Renowned historian Grafton to speak at Mandel opening

Will lead seminar on research libraries in the age of Google

Professor of History Anthony Grafton

Princeton University Professor of History Anthony Grafton will speak about readers, books and the Renaissance at the opening ceremonies for the Mandel Center for the Humanities, which begin at 4:30 p.m. on Oct. 26 in the atrium of the new building.

A scholar of Renaissance Europe and the history of science, Grafton has focused his major research on historical chronology in ancient and early modern Europe.

"In numerous deeply learned studies on the classical tradition, the history of the book and of reading, the history of scholarship and the history of science, Professor Grafton has enlarged our understanding of the many different ways in which Renaissance humanism sustained and transformed European cultural and intellectual life," officials of the Andrew W. Mellon Foundation said in 2004 when they awarded him the foundation's distinguished achievement award, providing up to $1.5 million to support his teaching and research.

"Through emphasizing the close links between science and the humanities in the pre-modern world, his writings and teaching have changed the way Renaissance scholars in a number of disciplines see their fields," they said. "It is notable, too, that Professor Grafton has combined his great intellectual distinction with an enthusiasm for communicating his contributions to humanistic scholarship to broad audiences without condescension."

In an interview with the Princeton Bulletin, Grafton described his work as the investigation of how earlier scholars reconstructed dates and calendars in ancient and recent history and fixed their relationships to events, the development of modern science and human intellect.

"Historical chronology is considered one of the most complex subdisciplines in the field of history, and until recently has received little scholarly attention though younger scholars are beginning to study aspects of it more intensively," Grafton said. He has embarked on a large-scale, comprehensive project of reconstructing chronological scholarship of the 16th and 17th century. It will encompass classical, biblical, scientific and astronomical studies from the work of Newton, Spinoza, Descartes and other noted intellectuals of that period.

Grafton studied history and history of science at the University of Chicago and University College London. From 1974 to 1975 he taught history at Cornell University; since 1975 he has taught at Princeton, where he is currently University Professor of History and the Humanities. At Princeton he founded the Freshman Seminar Program, which he directed for 10 years. He has served as director of the Program in European Cultural Studies, the Shelby Cullom Davis Center for Historical Research and the Council of the Humanities.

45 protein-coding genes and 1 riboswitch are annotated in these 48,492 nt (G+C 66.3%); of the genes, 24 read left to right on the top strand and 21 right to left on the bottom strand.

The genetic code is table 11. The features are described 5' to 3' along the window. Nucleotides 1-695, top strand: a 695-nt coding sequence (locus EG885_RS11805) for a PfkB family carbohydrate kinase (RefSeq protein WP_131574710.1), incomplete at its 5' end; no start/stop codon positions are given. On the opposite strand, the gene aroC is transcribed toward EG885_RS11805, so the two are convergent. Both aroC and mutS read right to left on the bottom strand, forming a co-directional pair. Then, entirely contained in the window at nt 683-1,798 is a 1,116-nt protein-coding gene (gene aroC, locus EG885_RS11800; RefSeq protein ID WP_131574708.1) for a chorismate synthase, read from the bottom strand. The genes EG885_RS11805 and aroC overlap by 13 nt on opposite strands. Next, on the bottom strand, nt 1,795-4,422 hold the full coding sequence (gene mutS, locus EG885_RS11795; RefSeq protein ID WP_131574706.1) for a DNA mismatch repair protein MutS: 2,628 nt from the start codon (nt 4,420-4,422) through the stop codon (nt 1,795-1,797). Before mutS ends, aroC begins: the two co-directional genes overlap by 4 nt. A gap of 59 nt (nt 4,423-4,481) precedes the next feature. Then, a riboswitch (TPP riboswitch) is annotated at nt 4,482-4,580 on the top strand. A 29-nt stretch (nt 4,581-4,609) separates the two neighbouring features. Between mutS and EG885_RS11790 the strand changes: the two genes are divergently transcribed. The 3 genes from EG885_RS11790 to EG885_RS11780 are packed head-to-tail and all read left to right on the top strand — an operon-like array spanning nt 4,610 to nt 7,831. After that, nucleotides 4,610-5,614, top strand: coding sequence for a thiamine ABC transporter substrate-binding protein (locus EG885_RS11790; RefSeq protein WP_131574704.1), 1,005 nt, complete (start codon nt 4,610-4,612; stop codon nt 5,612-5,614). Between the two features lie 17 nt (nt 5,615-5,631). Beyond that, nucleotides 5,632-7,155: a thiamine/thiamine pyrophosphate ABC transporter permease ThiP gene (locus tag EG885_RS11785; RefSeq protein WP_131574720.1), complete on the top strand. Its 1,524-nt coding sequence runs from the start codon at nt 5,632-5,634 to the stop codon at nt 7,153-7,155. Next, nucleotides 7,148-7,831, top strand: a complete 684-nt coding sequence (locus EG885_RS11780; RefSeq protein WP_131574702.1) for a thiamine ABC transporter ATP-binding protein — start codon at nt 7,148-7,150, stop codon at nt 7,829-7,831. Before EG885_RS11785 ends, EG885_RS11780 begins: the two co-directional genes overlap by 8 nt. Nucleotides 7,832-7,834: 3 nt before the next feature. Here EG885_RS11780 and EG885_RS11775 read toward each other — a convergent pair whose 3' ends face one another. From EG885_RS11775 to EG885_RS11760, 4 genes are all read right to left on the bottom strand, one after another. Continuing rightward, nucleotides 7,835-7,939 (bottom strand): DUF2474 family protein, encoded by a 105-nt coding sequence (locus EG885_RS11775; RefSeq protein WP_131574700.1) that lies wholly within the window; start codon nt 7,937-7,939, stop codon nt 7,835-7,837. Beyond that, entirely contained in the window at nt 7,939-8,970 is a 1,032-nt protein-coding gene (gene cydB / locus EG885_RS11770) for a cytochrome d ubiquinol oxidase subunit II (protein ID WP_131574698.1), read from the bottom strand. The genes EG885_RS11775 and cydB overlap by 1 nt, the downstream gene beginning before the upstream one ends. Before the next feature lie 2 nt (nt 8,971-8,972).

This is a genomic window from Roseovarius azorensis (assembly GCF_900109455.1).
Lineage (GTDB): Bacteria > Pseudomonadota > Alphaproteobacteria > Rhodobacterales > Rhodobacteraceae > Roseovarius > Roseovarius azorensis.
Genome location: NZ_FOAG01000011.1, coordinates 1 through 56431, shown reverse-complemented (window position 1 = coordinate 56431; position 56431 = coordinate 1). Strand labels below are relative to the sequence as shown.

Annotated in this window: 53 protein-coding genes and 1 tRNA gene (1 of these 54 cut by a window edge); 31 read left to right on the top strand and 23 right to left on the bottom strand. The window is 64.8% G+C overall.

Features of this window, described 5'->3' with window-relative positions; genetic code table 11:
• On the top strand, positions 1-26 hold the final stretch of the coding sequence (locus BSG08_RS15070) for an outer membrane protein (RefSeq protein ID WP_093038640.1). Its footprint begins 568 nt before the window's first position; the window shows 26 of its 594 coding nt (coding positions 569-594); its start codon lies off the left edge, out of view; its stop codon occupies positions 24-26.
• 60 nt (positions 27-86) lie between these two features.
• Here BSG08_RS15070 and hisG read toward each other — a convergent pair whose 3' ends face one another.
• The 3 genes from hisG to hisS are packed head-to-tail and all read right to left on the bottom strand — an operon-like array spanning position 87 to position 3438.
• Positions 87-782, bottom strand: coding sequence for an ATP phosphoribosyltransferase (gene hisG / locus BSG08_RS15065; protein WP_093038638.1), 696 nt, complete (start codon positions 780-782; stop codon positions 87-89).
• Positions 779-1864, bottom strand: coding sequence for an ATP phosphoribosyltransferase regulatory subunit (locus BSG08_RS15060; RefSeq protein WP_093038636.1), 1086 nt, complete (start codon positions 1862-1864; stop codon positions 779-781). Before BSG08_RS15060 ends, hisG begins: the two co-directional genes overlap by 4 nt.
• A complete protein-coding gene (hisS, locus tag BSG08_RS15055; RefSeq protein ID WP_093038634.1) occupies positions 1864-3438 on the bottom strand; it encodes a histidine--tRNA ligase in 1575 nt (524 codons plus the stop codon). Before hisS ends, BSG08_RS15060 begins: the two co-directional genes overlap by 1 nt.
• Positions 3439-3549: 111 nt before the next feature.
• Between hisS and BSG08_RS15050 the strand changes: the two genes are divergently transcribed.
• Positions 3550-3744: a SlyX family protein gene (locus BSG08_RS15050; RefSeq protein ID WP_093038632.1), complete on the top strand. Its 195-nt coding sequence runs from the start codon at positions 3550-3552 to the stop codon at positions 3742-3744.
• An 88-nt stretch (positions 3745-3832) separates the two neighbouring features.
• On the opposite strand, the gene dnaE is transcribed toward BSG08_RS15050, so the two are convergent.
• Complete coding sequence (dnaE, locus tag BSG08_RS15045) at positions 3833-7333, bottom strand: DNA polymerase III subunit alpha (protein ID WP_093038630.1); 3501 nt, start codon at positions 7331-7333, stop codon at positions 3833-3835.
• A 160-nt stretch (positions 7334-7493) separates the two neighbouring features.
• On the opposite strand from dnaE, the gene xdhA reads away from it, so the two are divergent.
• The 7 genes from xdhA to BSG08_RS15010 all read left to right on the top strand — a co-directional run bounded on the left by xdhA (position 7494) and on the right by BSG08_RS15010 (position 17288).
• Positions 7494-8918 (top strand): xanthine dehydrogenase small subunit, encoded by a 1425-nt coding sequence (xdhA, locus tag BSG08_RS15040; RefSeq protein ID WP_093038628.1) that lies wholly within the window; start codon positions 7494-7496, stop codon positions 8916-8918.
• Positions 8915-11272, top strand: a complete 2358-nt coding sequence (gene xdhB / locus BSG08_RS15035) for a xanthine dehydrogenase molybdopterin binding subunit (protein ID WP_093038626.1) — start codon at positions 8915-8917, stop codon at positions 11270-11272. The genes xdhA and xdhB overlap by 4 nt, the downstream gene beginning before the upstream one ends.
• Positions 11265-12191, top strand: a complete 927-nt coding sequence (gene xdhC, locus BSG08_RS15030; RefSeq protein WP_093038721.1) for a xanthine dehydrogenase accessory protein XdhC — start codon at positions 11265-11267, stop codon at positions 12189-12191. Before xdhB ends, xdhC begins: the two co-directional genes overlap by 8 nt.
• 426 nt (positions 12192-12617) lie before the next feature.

His books include "Defenders of the Text," "The Footnote: A Curious History," "Christianity and the Transformation of the Book" and "Worlds Made by Words." His forthcoming book, with Joanna Weinberg, is "I Have Always Loved the Holy Tongue: Isaac Casaubon, the Jews, and a Forgotten Chapter in Renaissance Scholarship."

Grafton has contributed articles and reviews to American Scholar, the Frankfurter Allgemeine Zeitung, the London Review of Books, the Nation, The New Republic, the New York Review of Books, The New Yorker and the Times Literary Supplement.

He is a member of the American Philosophical Society and the American Academy of Arts and Sciences and a corresponding fellow of the Berlin-Brandenburgische Akademie der Wissenschaften and the British Academy.

The morning after his Mandel Center lecture, Grafton will run a seminar for interested faculty and graduate students to discuss his recently published Daedalus essay Apocalypse in the stacks? The research library in the age of Google, as well as have further conversation on the lecture from the evening before. The seminar will run from 9:00 to 10:30 a.m.

Categories: Humanities and Social Sciences

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